On Monday a visit to Tregrehan to exchange Schima, Torreya and rhododendron cuttings for cuttings of 15 new camellia species for Caerhays. Most were either wild collected by Tom himself or by others also in the wild.
Here are the rest of things we saw along the way:
A quince with the most enormous fruits that I have ever seen fan trained on a wall. A Cydonia rather than a Chaenomeles.
Hedychium thrysiforme in the greenhouse. Needs heat in winter but attractive.
Osmanthus fragrans var. aurantiacus – the yellow/orange form rather than the white flowering one. Growing here in the greenhouse and tenderish but a large shrub or small tree with sweet scent.
Passiflora edulis with delicious ripe fruit. The ones I photographed recently in the nursery have yet to turn black and ripe like this.
Talauma hodgsonii – magnolia like but too tender for us outdoors.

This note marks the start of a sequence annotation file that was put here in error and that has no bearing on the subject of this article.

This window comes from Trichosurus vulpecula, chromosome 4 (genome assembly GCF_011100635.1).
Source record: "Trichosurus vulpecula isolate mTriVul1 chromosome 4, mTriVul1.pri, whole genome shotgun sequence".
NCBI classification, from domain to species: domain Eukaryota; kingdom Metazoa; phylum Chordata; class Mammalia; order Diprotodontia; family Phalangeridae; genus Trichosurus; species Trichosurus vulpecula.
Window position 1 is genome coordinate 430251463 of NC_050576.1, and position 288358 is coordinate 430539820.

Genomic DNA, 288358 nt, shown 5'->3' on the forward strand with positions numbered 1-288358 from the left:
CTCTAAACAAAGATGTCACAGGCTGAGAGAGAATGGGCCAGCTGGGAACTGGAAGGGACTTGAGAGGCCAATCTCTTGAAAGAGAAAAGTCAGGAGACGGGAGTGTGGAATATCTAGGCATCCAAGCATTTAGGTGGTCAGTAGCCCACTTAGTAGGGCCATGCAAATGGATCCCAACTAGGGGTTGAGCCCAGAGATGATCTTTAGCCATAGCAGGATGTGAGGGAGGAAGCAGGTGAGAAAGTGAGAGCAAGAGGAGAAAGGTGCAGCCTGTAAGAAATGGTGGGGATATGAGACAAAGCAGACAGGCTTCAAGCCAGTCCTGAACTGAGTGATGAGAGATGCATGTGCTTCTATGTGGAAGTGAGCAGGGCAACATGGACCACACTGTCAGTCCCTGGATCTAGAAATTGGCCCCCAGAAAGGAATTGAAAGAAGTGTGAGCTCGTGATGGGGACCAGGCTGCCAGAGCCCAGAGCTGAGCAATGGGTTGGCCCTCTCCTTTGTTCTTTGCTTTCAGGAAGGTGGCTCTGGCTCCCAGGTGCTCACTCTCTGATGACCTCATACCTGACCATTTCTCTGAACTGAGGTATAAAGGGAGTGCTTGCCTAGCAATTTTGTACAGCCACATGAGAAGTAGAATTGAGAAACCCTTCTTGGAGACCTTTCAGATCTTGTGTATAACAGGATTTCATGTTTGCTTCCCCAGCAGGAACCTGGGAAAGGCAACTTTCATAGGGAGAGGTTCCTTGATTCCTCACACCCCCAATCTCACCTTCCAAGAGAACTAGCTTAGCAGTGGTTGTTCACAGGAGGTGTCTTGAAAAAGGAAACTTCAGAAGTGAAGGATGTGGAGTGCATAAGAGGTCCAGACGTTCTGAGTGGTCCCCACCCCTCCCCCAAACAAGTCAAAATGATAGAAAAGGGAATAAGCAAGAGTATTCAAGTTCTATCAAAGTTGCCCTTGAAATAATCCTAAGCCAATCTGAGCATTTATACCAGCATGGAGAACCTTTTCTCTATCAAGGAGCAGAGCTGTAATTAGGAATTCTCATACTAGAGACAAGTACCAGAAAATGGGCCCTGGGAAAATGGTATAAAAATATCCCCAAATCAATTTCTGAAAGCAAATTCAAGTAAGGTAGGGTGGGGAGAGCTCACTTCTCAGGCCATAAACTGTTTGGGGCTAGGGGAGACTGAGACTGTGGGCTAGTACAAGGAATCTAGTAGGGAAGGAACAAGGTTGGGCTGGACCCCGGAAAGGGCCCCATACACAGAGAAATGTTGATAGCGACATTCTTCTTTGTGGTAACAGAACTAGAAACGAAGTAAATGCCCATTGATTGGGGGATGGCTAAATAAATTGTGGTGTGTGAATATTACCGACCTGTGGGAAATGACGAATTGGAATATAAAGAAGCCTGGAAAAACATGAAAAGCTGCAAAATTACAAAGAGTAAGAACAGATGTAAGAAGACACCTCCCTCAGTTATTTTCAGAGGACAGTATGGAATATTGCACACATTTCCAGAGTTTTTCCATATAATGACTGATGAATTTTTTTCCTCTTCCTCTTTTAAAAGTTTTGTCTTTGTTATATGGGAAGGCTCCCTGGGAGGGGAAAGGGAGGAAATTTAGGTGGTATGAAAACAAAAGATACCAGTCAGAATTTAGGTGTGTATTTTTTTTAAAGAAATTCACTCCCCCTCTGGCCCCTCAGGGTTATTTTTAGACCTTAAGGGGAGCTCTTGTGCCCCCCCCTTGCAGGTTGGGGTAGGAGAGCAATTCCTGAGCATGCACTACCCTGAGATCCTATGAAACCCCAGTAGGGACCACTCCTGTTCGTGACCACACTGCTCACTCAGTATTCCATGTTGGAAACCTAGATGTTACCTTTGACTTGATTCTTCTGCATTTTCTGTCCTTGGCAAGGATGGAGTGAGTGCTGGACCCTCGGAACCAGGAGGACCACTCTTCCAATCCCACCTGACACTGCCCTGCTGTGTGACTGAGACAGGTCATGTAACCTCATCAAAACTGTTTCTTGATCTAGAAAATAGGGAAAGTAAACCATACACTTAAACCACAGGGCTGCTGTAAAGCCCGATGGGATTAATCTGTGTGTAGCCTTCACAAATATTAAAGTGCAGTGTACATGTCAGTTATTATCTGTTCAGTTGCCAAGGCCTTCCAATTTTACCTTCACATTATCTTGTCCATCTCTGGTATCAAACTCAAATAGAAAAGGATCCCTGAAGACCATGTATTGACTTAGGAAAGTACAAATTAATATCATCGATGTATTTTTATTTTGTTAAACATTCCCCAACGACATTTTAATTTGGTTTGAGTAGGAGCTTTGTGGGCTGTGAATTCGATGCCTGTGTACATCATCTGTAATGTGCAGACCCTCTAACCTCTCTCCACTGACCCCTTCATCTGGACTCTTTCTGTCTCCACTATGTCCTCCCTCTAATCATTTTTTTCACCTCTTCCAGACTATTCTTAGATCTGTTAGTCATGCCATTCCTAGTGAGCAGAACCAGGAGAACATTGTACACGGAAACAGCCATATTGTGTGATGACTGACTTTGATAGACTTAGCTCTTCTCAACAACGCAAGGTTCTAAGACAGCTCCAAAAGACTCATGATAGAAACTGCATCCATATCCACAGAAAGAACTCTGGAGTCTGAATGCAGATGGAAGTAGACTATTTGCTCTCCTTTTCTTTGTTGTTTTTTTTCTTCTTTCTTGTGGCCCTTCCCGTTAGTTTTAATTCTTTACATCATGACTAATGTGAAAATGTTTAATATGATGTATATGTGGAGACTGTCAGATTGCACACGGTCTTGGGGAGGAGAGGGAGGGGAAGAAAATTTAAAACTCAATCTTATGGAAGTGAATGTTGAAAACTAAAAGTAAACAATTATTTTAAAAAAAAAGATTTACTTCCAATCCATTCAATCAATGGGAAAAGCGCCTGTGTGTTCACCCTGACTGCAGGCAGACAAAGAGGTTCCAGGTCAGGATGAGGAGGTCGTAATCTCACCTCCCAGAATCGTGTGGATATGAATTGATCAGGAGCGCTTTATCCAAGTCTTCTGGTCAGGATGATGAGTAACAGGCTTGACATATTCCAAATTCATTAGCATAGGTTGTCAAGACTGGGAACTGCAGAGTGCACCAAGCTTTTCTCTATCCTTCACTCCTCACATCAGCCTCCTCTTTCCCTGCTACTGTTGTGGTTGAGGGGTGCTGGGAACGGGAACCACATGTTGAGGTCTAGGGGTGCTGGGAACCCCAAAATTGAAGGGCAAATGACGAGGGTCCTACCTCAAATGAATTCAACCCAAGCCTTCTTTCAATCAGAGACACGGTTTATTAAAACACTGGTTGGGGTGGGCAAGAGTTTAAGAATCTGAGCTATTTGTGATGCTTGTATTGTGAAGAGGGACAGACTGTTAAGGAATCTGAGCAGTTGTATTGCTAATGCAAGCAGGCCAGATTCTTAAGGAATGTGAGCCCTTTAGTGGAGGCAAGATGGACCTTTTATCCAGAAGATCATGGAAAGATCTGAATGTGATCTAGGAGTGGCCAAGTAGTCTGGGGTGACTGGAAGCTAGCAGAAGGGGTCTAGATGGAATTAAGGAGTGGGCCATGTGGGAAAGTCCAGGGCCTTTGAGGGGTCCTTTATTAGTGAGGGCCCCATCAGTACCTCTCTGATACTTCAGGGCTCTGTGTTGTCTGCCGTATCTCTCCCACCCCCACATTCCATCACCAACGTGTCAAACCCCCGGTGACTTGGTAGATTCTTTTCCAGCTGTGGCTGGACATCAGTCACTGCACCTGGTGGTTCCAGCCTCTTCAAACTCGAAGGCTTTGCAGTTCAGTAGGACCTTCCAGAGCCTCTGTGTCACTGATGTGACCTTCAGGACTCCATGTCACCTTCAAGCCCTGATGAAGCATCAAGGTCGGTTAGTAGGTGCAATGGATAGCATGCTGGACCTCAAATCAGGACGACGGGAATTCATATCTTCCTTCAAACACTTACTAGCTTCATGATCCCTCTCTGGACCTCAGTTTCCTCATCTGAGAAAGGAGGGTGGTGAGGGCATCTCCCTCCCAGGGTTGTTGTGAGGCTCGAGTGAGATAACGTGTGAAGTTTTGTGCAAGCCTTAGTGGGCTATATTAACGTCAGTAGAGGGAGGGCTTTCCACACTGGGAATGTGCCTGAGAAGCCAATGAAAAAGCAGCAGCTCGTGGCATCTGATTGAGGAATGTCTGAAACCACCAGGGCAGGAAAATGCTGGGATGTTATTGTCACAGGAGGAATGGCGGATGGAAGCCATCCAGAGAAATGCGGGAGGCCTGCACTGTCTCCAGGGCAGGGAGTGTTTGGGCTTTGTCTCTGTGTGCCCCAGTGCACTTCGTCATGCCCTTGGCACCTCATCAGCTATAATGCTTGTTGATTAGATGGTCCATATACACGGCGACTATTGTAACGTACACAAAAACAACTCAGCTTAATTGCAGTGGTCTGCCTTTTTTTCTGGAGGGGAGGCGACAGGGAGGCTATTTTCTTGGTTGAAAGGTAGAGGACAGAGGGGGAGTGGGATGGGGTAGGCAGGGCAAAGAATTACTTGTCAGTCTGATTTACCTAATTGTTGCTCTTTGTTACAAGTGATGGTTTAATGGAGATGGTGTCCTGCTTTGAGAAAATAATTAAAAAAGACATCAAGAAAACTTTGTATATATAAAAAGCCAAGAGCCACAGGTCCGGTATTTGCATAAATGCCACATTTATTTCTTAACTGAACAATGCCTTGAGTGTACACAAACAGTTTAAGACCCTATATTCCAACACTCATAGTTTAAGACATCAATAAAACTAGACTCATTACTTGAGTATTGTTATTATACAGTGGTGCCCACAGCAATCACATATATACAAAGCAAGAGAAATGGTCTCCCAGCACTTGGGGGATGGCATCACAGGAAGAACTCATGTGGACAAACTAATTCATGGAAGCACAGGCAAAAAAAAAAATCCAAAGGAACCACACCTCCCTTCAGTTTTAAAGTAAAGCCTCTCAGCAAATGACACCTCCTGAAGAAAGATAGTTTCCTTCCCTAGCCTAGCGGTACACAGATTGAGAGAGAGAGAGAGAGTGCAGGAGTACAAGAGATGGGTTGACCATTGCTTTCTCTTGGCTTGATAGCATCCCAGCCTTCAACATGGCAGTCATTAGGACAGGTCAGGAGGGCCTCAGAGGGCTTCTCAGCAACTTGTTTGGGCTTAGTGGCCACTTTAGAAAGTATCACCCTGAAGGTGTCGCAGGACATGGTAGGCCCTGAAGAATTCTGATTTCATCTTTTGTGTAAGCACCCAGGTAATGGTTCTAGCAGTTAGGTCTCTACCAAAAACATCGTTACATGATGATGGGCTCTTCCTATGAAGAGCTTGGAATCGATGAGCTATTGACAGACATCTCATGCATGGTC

Lysionotis in full flower in the conservatory. An autumn flowering herbaceous plant but clearly very tender.
Mallotus japonicus which looks very different to the one I photographed at Ventnor. Perhaps Edwina could send Tom these pictures to compare from the last two years. It was in flower last year and this.
Styrax limprichtii is a suckering shrub with seeds in pairs and lovely undersides to the leaves. We collect a few. Not yet in the Caerhays collection.
The ‘true’ tea plant is in flower already – Camellia sinensis. Rather different to the Caerhays plant supposedly with the same name on Burns Bank.
Camellia brevistyla from Taiwan is also already in flower. We may have lost this one spring in cold east wind.
Camellia trichocarpa was one of the best species we saw in terms of bark and foliage. The flowers were superb in the spring as well. This seed is not yet ripe (sadly).
Hedychium gardnerianum but not exactly like ours here. I need to do more research into Hedychiums.